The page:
Transforming Climate Change Governance
A roundtable discussion with climate change scholars from law, ethics and political science for a conversation on where we are, the most acute challenges and possible ways ahead.
Climate change presents enormous governance challenges, both with regard to mitigation and adaptation. The impotency of political decision-makers to effectively deal with challenges posed by climate change - globally, nationally and sub-nationally - is not only about political will. The very structure of the problems - the interlinked ecological, regulatory and social complexity combined with the need for costly action to be taken here and now for the benefit not only of ourselves, but for people far away and not yet born - present great challenges for our political decision-making structures. The way the climate problem is deeply interwoven with the need for energy, and thus affects the very core of modern economies and the predominant development models of contemporary societies, makes it particularly challenging politically, placing it at odds with dominant social and political interest and powers. This is true in advanced democracies as well as in the developing world, and concerned critics are asking if we need to give up or restrict democracy in order to enable decisive collective action in the face of devastation.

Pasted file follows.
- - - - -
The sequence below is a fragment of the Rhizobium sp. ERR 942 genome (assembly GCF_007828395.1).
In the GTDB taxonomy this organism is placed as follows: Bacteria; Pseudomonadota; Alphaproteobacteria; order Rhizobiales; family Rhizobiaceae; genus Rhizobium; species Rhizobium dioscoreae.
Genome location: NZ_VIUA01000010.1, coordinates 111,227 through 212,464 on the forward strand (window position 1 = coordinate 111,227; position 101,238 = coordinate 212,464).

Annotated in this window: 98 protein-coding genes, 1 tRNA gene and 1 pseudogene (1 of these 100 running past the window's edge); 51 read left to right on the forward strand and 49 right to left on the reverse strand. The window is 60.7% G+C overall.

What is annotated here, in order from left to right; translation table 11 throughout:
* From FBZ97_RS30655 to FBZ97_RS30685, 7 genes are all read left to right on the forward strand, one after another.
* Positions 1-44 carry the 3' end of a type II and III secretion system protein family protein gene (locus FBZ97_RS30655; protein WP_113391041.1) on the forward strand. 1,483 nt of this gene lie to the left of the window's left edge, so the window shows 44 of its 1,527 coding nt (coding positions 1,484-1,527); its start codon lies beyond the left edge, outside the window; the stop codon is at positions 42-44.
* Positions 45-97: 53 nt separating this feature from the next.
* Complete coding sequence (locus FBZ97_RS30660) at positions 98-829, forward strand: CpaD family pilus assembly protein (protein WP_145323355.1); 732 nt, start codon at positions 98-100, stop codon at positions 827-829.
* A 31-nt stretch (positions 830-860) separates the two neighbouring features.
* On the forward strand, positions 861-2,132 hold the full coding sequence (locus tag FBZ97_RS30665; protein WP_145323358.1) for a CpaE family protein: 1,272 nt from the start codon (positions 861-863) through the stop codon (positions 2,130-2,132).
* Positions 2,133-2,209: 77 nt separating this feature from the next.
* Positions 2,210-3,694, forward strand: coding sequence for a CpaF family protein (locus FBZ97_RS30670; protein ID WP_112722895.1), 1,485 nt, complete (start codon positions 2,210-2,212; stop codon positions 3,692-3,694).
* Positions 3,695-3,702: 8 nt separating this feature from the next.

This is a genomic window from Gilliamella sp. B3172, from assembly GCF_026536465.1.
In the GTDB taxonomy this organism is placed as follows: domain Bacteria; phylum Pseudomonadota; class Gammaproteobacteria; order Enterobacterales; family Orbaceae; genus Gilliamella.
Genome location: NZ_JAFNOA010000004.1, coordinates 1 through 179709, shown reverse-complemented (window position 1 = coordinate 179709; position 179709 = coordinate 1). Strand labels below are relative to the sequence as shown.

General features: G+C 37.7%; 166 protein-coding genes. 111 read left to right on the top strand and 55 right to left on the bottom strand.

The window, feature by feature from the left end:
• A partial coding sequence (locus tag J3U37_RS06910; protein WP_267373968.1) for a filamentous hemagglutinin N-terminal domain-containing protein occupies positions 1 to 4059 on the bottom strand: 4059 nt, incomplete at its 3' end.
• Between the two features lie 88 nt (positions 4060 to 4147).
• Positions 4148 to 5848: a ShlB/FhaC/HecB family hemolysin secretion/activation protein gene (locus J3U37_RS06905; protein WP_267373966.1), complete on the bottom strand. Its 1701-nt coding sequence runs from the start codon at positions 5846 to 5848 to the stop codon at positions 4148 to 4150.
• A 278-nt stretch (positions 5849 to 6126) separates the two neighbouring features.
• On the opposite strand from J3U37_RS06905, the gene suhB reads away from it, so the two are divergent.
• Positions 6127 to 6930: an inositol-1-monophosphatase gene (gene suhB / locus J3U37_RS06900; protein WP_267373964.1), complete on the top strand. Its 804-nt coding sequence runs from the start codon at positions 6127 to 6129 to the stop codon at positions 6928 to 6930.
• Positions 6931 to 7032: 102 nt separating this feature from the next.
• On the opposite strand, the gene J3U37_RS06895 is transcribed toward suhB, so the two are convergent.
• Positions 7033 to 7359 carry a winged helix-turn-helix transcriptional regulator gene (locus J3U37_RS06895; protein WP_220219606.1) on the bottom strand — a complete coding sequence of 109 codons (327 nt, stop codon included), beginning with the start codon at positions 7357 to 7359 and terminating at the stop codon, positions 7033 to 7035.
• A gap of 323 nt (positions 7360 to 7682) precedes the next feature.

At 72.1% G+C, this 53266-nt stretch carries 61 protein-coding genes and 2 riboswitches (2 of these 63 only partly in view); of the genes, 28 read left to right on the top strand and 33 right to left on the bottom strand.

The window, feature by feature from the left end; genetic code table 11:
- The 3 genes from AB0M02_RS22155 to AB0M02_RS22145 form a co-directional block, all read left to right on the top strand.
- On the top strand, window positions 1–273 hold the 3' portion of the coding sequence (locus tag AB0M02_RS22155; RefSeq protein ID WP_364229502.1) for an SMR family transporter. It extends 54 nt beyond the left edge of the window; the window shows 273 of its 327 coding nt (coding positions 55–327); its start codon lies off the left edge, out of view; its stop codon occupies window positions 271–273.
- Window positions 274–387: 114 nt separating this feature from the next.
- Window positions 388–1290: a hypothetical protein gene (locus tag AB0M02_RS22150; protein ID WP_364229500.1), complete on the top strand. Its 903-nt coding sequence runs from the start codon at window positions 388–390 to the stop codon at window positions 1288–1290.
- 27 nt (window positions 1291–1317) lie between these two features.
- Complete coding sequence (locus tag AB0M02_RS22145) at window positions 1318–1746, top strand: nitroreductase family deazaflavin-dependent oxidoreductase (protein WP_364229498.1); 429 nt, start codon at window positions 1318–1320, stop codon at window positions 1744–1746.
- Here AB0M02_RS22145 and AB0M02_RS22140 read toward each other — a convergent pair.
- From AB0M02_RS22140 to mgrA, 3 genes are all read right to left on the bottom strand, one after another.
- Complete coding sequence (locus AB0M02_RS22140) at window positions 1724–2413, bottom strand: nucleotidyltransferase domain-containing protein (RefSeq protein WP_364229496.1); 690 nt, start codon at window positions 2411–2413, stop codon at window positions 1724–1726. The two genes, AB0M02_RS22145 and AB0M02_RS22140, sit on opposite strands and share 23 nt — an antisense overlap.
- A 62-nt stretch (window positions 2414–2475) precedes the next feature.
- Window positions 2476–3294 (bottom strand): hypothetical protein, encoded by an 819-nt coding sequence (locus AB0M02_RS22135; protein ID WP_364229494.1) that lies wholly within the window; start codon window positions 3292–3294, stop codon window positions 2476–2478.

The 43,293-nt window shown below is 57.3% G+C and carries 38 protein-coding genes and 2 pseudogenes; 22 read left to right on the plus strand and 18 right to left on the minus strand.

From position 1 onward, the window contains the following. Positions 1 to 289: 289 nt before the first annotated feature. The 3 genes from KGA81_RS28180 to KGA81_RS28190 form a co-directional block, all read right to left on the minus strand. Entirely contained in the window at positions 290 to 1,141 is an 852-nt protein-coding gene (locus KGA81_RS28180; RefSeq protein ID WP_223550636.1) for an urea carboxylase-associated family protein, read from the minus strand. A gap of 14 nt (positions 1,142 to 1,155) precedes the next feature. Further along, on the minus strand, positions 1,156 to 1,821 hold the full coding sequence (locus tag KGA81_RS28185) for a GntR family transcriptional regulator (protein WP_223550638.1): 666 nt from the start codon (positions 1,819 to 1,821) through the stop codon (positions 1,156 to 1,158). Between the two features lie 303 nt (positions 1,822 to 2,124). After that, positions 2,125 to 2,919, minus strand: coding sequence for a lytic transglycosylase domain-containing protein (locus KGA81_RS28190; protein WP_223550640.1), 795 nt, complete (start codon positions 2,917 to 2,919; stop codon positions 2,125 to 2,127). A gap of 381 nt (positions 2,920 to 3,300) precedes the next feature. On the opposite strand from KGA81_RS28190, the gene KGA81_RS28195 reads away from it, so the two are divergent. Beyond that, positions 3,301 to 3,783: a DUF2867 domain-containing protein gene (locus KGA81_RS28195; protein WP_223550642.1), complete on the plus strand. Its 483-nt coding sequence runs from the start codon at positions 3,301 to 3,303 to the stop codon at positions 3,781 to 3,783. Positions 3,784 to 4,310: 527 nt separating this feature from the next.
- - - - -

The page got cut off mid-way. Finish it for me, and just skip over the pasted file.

There is an urgent need to develop decision-making processes and governing structures that can enable transformations to a sustainable society - and for democrats in particular, there is a need for systematic efforts understand how democratic decision-making processes and governing structures can be developed, strengthened and bounded to enable transformations to a sustainable society. This round table brings together climate change scholars from law, ethics and political science for a conversation on where we are, the most acute challenges and possible ways ahead.
Anita Halvorsen (University of Denver) will provide an introduction with a talk on "Transforming Climate Change Governance". A roundtable discussion with the following participants will follow:
Peter Burnell (University of Warwick)
Des Gasper (International Institute of Social Studies in The Hague- ISS)
Anita Halvorsen (University of Denver)
Karin Artz (ISS)
Jeff Handmaker (ISS)
Einar Bjørgo (UNITAR)
Endre Tvinnereim (Bergen Programme for Governance and Climate, UNI Rokkan)
Siri Gloppen (Univeristy of Bergen and CMI)